Owe no one anything, except to love each other, for the one who loves another has fulfilled the law. Romans 13:8
“Paul opens with the counsel that readers should owe nothing to anyone. In what ways he intends readers to apply this directive is not explicit. It can plausibly be taken as a warning against racking up unnecessary financial debts. Christians (and others) are unwise to borrow and spend beyond their means, as this is poor stewardship of the resources that God has entrusted to each. Paul’s teaching is a call to avoid the burdens of debt insofar as possible and to make every reasonable effort to climb out of debt when it is incurred.
The Apostle does make one exception to this rule, however, since the debt we have to love one another always remains outstanding and is never paid in full. Everyone we encounter, inside or outside the family of faith, is entitled to our charity. And, of course, for Paul love has everything to do with practical service and bearing one another’s burdens; it has nothing at all to do with sappy sentimentalism. Readers can get a sense of what he means by reading the lyrical description of love in 1 Corinthians 13:4-13.
Paul adds that the one who loves another has fulfilled the law. This is remarkable. The verb “fulfill” means “to satisfy what is required” or “to accomplish in full.” But to appreciate the significance of Paul’s statement, remember that the Torah presents 613 prescriptive and prohibitive commandments touching on all aspects of Israel’s life, worship, and social organization. Underlying this great diversity of precepts an essential unity of purpose: to teach God’s people how to love. Consequently, Paul can say that love for another meets and exceeds the requirements of them all.”
Scott W. Hahn in Romans (CCSS; Grand Rapids: Baker Academic, 2017) 234-235.
The Apostle Paul states plainly that the ideal pattern for us as Christians to follow is to live within our means and owe nothing to anyone but a perpetual debt of love. When we do this, we fulfill the whole law of Christ, or in plain terms, we walk according to His design for us as those He redeemed or literally purchased with His blood.
The availability of credit in antiquity was nothing like we have today in modern settings with credit cards, consumer debts, and other forms of debt instruments. Back then families lived in multigenerational units on land families often owned for many generations. The notion that everyone took out a 30-year mortgage to buy a home was non-existent.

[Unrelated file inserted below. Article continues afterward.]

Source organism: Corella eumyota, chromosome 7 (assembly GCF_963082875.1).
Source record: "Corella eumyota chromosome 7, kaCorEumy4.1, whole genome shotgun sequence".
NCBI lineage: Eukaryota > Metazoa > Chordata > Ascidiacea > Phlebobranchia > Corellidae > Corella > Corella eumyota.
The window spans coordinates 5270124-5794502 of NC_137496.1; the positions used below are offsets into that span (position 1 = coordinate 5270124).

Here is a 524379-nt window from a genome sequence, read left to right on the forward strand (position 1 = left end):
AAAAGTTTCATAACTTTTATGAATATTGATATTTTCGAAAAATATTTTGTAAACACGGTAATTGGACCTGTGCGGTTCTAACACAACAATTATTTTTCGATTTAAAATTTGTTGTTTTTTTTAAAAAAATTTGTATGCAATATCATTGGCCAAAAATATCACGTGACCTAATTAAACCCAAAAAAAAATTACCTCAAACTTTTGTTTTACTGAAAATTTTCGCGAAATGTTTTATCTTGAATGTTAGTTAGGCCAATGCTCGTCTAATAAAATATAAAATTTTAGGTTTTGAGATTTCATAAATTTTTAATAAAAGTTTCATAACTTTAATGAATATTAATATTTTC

So how do we avoid debt and aim at love today? We are asking ourselves that in real-time. While our son graduated from college debt-free and daughter has one more year toward that goal, might their future spouses bring debt into their marriages? If so, we’ve already talked as a family that our plan will be to help them eliminate it as soon as possible.
Early in our marriage, we rented and saved for nine years. Then we made the mistake of following the cultural pattern of having a mortgage which made presumptions about the future and limited our freedom to serve. So instead, we chose to sell the house and buy a simple townhouse to have bandwidth to live, give, serve, and love richly.
Speaking of loving richly, I want to honor my wife, Jenni, as today marks our 26th wedding anniversary. I blessed to have a wife willing to live simply, give generously, and love richly rather than hoarding for false security on the one hand or overspending beyond our means on the other. We avoid debt and talk often about ways to love others well.
This way of living is not something we figured out overnight. Why? It’s both countercultural, which means few people live this way, and radically biblical. Our greatest joy is watching our grown son and daughter, Sammy and Sophie, avoiding debt and aiming at love in everything they do. Join us. We often say, “It’s the only way to live!”Read more